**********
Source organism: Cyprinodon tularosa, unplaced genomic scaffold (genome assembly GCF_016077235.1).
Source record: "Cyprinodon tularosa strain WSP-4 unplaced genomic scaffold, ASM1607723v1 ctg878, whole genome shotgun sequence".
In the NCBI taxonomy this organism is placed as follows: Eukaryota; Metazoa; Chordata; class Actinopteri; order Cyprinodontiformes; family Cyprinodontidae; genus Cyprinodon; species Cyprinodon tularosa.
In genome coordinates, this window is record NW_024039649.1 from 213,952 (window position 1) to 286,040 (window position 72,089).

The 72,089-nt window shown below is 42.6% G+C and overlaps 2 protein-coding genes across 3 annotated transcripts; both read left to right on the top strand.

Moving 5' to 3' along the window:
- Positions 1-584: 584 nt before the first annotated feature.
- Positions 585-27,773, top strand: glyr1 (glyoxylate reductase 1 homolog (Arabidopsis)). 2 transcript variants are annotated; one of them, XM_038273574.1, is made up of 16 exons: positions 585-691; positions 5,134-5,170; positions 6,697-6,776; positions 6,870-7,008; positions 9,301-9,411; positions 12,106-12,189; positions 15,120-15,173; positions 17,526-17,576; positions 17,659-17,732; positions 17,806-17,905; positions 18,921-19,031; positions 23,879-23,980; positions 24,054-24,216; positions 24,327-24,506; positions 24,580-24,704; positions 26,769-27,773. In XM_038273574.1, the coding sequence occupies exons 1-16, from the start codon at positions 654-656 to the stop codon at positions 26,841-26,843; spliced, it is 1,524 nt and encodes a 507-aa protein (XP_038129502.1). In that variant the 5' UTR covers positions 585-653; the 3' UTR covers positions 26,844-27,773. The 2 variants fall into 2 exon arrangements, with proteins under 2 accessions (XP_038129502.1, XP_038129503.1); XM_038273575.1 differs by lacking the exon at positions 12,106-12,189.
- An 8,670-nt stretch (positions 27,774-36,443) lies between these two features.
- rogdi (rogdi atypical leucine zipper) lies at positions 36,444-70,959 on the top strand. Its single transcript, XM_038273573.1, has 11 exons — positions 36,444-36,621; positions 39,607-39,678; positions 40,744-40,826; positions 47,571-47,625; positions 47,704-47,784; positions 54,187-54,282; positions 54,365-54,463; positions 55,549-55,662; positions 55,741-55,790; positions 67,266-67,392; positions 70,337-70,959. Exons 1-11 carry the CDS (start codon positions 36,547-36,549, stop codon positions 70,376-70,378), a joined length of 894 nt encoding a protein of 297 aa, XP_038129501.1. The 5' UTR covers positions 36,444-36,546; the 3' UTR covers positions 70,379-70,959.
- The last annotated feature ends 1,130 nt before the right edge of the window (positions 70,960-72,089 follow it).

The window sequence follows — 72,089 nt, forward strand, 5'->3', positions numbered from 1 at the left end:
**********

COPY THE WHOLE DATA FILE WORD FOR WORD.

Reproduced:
Source organism: Cyprinodon tularosa, unplaced genomic scaffold (genome assembly GCF_016077235.1).
Source record: "Cyprinodon tularosa strain WSP-4 unplaced genomic scaffold, ASM1607723v1 ctg878, whole genome shotgun sequence".
In the NCBI taxonomy this organism is placed as follows: Eukaryota; Metazoa; Chordata; class Actinopteri; order Cyprinodontiformes; family Cyprinodontidae; genus Cyprinodon; species Cyprinodon tularosa.
In genome coordinates, this window is record NW_024039649.1 from 213,952 (window position 1) to 286,040 (window position 72,089).

The 72,089-nt window shown below is 42.6% G+C and overlaps 2 protein-coding genes across 3 annotated transcripts; both read left to right on the top strand.

Moving 5' to 3' along the window:
- Positions 1-584: 584 nt before the first annotated feature.
- Positions 585-27,773, top strand: glyr1 (glyoxylate reductase 1 homolog (Arabidopsis)). 2 transcript variants are annotated; one of them, XM_038273574.1, is made up of 16 exons: positions 585-691; positions 5,134-5,170; positions 6,697-6,776; positions 6,870-7,008; positions 9,301-9,411; positions 12,106-12,189; positions 15,120-15,173; positions 17,526-17,576; positions 17,659-17,732; positions 17,806-17,905; positions 18,921-19,031; positions 23,879-23,980; positions 24,054-24,216; positions 24,327-24,506; positions 24,580-24,704; positions 26,769-27,773. In XM_038273574.1, the coding sequence occupies exons 1-16, from the start codon at positions 654-656 to the stop codon at positions 26,841-26,843; spliced, it is 1,524 nt and encodes a 507-aa protein (XP_038129502.1). In that variant the 5' UTR covers positions 585-653; the 3' UTR covers positions 26,844-27,773. The 2 variants fall into 2 exon arrangements, with proteins under 2 accessions (XP_038129502.1, XP_038129503.1); XM_038273575.1 differs by lacking the exon at positions 12,106-12,189.
- An 8,670-nt stretch (positions 27,774-36,443) lies between these two features.
- rogdi (rogdi atypical leucine zipper) lies at positions 36,444-70,959 on the top strand. Its single transcript, XM_038273573.1, has 11 exons — positions 36,444-36,621; positions 39,607-39,678; positions 40,744-40,826; positions 47,571-47,625; positions 47,704-47,784; positions 54,187-54,282; positions 54,365-54,463; positions 55,549-55,662; positions 55,741-55,790; positions 67,266-67,392; positions 70,337-70,959. Exons 1-11 carry the CDS (start codon positions 36,547-36,549, stop codon positions 70,376-70,378), a joined length of 894 nt encoding a protein of 297 aa, XP_038129501.1. The 5' UTR covers positions 36,444-36,546; the 3' UTR covers positions 70,379-70,959.
- The last annotated feature ends 1,130 nt before the right edge of the window (positions 70,960-72,089 follow it).

The window sequence follows — 72,089 nt, forward strand, 5'->3', positions numbered from 1 at the left end: